Feminism and Black Male-Female Relationships

Certain structures, systems, symbols, and language supporting the oppression of Black women emerged from our examination of discourse about the role of feminism and Black male-female relationships. Language and symbols supporting that oppression were the Black Men’s Club (Bell, 1992), the myth of the Exceptional Black Male (Butler, 2013), rhetoric about the divisiveness of feminism, and misogynistic ideals about the traditional American woman. During the civil rights movement of the 60s, Shirley Chisholm (1972) noted “proponents of ‘Black liberation only’ envision that Black women will someday play the same kind of role that White women now play” (p. 125). She went on to describe that role in terms of a traditional “American woman” (p. 125) stereotype. This stereotypical role was reflected in the leadership struggles and interpersonal dynamics in the current civil rights movement in attempts to cast women in caretaking roles and allow men to be the face of the movement.

However, there seems to be a change in both leadership style and the willingness of young Black women to articulate and protest their oppression rather than suppress it. For example, Netta Elize, one of the on-ground leaders and organizers in Ferguson, interrupted Sharpton’s speech, “telling the crowd of the rubber bullets she was hit with while protesting” and legitimizing her work, and claimed her role as leader (Laslo, 2014, para. 4). There is also a less hierarchal approach to contemporary leadership; some of the criticism of Black Lives Matter as “leaderless” is generational (Chatelain & Asoka, 2015). The very structure of the Black Lives Matter movement eschews the version of central leadership that was so crucial to the civil rights movement of the 60s and 70s. Black women and Black Lives Matter’s supporters have rejected this old leadership model. In this new model, “women are leading without suggesting they are the only leaders or that there is only one way to lead” (Chatelain & Asoka, 2015, para. 28)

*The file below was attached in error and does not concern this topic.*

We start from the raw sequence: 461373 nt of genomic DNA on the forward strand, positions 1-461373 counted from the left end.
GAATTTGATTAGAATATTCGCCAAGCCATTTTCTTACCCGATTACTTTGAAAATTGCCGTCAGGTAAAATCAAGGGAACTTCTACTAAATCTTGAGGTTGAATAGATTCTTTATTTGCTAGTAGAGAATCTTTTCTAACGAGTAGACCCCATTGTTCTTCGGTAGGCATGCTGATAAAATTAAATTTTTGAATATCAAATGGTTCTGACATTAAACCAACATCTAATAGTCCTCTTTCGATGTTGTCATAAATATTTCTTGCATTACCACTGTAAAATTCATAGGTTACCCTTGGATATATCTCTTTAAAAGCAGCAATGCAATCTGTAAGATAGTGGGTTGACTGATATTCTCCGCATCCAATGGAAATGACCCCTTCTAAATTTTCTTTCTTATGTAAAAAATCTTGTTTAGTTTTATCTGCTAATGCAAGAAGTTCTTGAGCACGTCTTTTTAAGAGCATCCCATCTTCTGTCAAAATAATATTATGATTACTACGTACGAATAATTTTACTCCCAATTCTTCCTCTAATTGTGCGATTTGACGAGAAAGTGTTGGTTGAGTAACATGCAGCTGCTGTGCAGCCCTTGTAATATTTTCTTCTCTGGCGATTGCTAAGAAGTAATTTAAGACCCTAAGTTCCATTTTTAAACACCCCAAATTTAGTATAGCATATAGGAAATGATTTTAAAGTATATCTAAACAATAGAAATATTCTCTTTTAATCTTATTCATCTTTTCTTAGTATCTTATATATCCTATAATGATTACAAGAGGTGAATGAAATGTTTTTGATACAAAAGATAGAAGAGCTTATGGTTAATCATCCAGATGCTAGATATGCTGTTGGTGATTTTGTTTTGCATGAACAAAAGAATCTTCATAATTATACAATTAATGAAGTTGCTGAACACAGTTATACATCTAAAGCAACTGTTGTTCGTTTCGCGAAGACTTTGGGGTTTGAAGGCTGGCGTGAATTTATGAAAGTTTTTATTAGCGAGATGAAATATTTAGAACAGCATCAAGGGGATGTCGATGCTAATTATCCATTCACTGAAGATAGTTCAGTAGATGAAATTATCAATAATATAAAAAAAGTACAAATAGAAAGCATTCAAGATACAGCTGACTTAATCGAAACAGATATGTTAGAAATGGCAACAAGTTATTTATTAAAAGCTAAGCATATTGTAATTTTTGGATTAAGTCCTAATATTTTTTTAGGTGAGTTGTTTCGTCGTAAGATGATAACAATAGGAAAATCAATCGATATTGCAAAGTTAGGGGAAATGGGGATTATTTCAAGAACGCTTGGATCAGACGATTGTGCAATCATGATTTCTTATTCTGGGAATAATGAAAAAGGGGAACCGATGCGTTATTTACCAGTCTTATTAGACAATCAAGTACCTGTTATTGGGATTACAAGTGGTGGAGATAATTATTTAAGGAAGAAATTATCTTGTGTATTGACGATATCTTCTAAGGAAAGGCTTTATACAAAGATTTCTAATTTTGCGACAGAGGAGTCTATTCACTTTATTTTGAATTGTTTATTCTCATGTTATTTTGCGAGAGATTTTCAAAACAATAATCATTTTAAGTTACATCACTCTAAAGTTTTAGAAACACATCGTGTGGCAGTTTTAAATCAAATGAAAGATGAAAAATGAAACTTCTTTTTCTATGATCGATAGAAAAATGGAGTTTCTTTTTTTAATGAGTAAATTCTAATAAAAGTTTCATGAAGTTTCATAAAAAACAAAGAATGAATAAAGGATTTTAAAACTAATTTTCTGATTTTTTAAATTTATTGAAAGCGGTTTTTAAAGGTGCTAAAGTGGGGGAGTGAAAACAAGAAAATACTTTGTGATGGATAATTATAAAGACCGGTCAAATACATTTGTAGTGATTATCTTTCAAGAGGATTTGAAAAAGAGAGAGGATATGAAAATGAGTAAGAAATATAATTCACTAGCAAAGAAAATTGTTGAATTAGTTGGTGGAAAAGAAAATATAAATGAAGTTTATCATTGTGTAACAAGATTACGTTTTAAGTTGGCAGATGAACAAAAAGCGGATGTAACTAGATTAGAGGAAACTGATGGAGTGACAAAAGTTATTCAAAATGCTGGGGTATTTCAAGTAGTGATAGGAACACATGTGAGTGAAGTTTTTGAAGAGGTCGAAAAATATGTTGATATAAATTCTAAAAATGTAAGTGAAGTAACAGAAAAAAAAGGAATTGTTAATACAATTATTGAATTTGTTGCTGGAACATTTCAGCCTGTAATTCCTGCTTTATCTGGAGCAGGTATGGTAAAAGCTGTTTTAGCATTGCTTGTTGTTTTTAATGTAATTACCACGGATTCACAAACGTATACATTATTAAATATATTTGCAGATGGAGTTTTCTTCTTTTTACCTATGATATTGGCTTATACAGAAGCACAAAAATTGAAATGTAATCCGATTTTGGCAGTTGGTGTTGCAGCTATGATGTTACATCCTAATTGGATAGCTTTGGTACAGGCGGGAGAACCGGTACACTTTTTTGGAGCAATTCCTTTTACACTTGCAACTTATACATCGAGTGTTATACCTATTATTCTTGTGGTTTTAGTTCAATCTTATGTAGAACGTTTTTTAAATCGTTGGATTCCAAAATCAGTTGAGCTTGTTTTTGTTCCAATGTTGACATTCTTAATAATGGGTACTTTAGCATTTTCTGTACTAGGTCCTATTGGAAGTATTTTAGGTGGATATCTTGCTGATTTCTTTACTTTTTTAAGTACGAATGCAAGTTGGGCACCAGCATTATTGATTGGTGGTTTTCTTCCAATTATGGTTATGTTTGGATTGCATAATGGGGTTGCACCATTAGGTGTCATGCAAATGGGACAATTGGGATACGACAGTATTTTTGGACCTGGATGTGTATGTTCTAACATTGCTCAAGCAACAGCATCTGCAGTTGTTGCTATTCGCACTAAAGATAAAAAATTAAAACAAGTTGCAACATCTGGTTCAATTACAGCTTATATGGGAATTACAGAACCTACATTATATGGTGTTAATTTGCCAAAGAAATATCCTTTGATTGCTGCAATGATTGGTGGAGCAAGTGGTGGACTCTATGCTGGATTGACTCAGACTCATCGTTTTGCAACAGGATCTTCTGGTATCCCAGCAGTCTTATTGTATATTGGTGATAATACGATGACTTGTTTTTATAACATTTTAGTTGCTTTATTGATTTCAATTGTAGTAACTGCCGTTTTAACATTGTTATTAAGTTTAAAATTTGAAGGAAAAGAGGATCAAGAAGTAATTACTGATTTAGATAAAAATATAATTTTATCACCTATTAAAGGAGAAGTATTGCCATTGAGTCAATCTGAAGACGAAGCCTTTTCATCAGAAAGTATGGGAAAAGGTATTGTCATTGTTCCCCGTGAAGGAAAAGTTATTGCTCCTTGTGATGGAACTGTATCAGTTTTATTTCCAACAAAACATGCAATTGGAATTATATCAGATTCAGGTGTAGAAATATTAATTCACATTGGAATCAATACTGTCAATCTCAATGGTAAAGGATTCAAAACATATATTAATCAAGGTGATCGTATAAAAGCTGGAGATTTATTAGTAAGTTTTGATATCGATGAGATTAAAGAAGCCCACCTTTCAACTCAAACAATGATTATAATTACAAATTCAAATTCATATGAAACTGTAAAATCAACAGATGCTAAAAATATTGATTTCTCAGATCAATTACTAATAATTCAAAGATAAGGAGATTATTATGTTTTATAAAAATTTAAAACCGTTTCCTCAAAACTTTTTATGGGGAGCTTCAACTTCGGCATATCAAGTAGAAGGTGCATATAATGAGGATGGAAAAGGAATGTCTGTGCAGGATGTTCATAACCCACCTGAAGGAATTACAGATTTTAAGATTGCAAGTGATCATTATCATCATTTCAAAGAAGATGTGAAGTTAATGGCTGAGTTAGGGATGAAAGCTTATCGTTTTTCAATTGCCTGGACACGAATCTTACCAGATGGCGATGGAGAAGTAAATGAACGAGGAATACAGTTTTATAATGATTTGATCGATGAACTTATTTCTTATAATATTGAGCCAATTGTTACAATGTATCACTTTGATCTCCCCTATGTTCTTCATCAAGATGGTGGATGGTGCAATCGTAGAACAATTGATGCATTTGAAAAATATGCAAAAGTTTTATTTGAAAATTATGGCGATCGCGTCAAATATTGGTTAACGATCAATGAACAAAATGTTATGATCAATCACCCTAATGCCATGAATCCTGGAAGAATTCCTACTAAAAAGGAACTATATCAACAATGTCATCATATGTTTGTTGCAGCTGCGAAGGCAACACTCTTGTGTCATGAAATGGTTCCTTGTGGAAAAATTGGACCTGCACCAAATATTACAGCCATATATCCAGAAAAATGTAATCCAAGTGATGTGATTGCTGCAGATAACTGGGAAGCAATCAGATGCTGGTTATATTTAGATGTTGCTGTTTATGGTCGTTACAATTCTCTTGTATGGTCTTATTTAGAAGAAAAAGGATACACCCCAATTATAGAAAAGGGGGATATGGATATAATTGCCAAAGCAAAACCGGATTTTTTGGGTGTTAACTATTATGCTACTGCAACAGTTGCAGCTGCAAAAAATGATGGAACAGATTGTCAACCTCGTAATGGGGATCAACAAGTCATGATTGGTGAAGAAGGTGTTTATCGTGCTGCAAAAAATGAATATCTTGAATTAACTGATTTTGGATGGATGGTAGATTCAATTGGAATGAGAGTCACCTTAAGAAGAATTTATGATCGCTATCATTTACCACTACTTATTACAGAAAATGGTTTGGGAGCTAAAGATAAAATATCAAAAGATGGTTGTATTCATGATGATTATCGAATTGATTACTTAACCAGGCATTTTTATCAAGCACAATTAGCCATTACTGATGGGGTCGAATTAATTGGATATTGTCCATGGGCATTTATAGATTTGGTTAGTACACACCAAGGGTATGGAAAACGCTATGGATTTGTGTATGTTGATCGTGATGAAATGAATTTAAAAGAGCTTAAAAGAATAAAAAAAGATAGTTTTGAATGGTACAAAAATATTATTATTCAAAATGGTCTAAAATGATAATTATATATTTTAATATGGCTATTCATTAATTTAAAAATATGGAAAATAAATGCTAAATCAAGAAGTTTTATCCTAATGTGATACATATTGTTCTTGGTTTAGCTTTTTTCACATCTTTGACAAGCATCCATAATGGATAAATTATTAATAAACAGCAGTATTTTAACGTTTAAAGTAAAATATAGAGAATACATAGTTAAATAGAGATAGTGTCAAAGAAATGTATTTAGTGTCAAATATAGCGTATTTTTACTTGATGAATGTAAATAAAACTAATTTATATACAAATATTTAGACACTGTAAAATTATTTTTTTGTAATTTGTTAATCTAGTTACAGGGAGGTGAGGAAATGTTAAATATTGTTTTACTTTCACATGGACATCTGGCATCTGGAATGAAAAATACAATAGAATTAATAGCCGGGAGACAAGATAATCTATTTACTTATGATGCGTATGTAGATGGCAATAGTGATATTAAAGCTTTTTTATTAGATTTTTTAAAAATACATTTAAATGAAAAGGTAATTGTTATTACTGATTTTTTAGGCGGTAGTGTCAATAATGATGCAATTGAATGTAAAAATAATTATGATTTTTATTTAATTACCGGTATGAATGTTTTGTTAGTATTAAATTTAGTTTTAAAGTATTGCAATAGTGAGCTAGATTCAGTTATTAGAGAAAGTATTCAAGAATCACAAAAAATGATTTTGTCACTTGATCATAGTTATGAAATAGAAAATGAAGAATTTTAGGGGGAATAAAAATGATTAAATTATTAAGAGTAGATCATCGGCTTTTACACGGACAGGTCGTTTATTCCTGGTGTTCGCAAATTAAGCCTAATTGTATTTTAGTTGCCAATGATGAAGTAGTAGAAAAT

The Rise of Intersectionality and a Glimpse of Black Feminism

Intersectional theory has influenced the contemporary civil rights movement. The stated intention of the founders, three Queer Black women, was to address issues of intersectionality and marginalization within the movement and to advance these issues in ways that redressed the lack of attention they received earlier. Since the 60s, coalition politics have become common, definitions of multiculturalism and diversity are more inclusive, and a great deal of discourse has taken place about gender, the gender spectrum, and attitudes about gender. These cultural movements and discourses seem to have changed the approach in the Black civil rights movement of today. In spite of tensions within the movement, the BLM leadership and membership have staunchly reiterated its commitment to an intersectional approach. When the membership brought forward issues with Shaun King, they stressed that they were working to bring consensus around issues that impact all of us (JT30, 2015, para. 13) and stressed the importance of diversity, intersectionality, transparency, and collaboration in the movement. The new civil rights movement, although sometimes troubled by ideas regarding Black women’s role and position that are similar to old misogynistic ideals that plagued the earlier civil rights movement, has challenged this role for women and affirmed an intersectional approach.

There is still some reluctance about raising issues about feminism and misogyny. As stated previously, this reluctance was voiced by Nettie Elize when she was asked about the role of feminism in the movement. She responded, “I am conflicted” (Berlatsky, 2015, para. 15). Too often in the dialog about feminism, Black women are asked to choose between their Blackness and gender. Asking someone to choose between their identities is damaging and creates conflicts in identity and a false dichotomy, allowing issues between these intersectional identities to be silenced or deemed trivial. Empowering this discussion can inspire healing, social change, and have a positive impact on the overall Black community. The public nature of social media has created a place for conversation, sharing, and dissent with a wide audience. Social media keeps these issues in consciousness both within and outside the Black community. It also provides a venue for discussing Black issues in the Black community. A broad range of Black women can share their experiences with other Black women, and it becomes harder for others, Black men and Whites, to silence, nullify, or belittle their experience. It is also a place to express positivity and collectively self-define and uplift. This can be seen in popular hash tags like #blackgirlmagic, #melanin, and #blacklove. This is a hopeful circumstance because the struggles continue.